There are so many recipe books available these days, and to be honest, I am put off purchasing any of them. I am no cook; I am not a fan of spending time in the kitchen, and the thought of following a convoluted set of instructions for an hour puts me off dinner completely. Spanish cooking is great for people like me; there are many great flavours and the simplicity means everyone, including the cook, can look forward to a meal.
The story of Grandma María Luisa is one that could have easily never been told. María Luisa, suffering from serious asthma problems, took her doctor’s advice and moved to their family finca (country home) in Murcia in the 1930’s, in an effort to improve her heath. When the Spanish civil war broke out in 1936, María Luisa stopped marking her regular trips between the finca and Valencia, and stayed in the (relative) safety of the country home while the nation underwent a cruel transformation. Like for so many around Spain during this time, life became increasingly dire and families needed to become inventive and self-sufficient if they were to have anything to eat. The war had a devastating effect on all industries, leaving people to survive with next to nothing. After the end of the war in 1939, the following decade brought little more than hardship and starvation to much of the population. María Luisa took on a challenge and was able to help her family by creating recipe ideas to help them through an impossibly difficult period in their lives.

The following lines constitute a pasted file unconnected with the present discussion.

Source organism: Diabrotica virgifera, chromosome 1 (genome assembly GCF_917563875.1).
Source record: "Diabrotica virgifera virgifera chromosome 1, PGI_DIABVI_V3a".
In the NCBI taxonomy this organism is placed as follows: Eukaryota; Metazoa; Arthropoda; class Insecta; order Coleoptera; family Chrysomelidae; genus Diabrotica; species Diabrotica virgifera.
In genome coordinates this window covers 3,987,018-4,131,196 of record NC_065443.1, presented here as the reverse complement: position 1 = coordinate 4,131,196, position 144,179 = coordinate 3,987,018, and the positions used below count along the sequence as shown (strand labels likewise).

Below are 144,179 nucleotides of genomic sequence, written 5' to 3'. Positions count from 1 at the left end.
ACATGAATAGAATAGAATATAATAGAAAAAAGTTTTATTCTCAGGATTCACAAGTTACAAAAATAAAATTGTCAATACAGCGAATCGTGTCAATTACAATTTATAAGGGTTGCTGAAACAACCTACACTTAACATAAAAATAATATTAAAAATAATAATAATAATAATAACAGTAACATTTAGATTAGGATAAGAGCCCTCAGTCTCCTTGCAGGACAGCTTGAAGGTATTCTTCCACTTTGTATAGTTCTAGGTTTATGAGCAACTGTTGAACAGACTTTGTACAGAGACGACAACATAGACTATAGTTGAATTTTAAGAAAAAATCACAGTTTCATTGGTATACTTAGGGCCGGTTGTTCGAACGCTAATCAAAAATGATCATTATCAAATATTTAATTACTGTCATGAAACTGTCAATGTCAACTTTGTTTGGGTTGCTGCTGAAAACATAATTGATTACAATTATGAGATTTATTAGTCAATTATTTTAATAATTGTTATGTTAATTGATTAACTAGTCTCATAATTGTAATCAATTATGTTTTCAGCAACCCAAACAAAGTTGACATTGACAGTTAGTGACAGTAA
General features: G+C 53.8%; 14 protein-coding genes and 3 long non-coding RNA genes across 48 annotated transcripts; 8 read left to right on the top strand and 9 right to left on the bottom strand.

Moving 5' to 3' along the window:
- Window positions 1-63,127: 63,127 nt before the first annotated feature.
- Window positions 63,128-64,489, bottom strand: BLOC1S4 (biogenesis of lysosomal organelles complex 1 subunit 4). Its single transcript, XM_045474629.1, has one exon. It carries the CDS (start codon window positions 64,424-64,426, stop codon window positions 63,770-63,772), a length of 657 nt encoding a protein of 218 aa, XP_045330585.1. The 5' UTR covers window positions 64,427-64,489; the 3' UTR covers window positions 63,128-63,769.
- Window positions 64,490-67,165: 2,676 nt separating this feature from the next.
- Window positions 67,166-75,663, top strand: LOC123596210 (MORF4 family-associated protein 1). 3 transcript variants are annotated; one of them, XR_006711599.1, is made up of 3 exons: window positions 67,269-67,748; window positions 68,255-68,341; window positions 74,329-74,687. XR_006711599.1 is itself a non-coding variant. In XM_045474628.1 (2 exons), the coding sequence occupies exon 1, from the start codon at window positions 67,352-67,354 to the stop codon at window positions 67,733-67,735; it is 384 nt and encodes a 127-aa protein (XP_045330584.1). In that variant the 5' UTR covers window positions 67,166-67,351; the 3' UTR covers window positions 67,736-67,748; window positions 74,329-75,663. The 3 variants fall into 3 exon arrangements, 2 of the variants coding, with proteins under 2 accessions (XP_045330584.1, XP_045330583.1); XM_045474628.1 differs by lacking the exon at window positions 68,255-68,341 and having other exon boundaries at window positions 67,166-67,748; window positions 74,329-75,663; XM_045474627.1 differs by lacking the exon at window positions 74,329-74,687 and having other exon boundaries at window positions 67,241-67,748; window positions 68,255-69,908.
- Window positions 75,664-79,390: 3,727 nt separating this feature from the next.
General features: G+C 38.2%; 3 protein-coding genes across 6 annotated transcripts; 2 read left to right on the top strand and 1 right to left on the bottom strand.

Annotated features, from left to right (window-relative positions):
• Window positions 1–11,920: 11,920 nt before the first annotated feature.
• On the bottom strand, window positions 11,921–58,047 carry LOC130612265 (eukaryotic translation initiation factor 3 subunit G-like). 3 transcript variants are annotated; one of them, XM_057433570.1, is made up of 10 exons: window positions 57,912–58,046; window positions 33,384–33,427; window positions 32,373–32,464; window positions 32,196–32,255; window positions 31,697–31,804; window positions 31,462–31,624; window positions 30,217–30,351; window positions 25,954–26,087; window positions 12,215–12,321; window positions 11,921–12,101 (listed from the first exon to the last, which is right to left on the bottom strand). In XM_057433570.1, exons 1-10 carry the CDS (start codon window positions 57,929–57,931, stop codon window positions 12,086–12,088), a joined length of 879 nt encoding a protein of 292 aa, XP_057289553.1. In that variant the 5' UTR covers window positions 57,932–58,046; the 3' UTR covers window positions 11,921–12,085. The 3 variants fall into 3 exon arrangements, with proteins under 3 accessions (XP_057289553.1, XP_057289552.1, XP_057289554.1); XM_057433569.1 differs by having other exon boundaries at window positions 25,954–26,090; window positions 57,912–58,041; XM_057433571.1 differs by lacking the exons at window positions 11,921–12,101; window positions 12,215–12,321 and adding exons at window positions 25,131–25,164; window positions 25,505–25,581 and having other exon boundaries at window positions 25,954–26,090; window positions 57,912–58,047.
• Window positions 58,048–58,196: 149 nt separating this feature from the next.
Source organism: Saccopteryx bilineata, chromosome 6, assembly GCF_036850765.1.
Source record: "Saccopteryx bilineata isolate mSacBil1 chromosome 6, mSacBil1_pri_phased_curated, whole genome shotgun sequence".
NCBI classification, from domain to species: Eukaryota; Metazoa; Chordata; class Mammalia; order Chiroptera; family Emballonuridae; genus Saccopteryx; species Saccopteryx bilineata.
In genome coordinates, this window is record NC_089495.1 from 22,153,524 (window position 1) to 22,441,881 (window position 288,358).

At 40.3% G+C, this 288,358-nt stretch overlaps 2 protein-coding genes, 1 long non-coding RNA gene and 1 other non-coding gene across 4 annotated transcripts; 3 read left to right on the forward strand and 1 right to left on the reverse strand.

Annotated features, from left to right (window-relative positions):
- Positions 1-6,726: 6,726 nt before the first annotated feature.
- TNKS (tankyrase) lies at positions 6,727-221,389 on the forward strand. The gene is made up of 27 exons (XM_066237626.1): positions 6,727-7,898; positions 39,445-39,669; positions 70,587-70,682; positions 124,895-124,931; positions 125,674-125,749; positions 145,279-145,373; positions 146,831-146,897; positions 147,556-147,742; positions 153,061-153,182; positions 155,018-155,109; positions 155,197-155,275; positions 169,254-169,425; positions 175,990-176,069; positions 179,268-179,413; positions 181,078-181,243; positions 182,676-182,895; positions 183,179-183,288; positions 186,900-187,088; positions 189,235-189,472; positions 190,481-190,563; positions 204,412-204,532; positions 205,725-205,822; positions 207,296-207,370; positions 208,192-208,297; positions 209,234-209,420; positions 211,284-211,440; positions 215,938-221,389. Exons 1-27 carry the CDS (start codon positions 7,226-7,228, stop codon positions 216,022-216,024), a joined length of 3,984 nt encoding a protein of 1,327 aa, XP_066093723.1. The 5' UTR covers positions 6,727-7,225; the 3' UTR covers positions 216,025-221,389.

Today, the family finca is an ecotourism farm, and during renovations, María Luisa’s grandson, Paco de Lara, came across old papers. He had stumbled upon over 2,600 wartime recipes in María Luisa’s beautiful handwriting. Combined with María Luisa’s ideas and techniques, these terrific recipes have been transformed into 80 traditional Spanish recipes that anyone can undertake, 70 years after they became a symbol of creativity in a harsh landscape. These recipes were created when food was at its simplest; fresh vegetables, meat, poultry, all healthy options that give the cook and the family an opportunity to enjoy Spanish food at its best. The best part is that Spanish cooking is uncomplicated. This is no book that will have you hunting for many ingredients to create a meal; this is food at its most honest, with wonderful flavours that won’t send your wallet into a spin.
The book details life at the finca during the civil war, and while the recipes have been updated for modern cooking, a few little details about cooking in the 1930’s prevail for your enjoyment. The book is filled with both photos of the recipes and life at the finca. María Luisa’s Farmhouse Favourites garners no pretensions, just good food, healthy eating, all created by the spirit of a woman with a will to be proud of.
Buy Spanish Cooking Uncovered: Farmhouse Favourites on Kindle and on paperback through Amazon (great Kindle price!), and copies are available at everyone’s favourite English bookstore, Offside Librería – Calle Torrija 8, Madrid.
See more about Debbie Jenkins at nativespain.com and ecotourism at Finca Torrecillas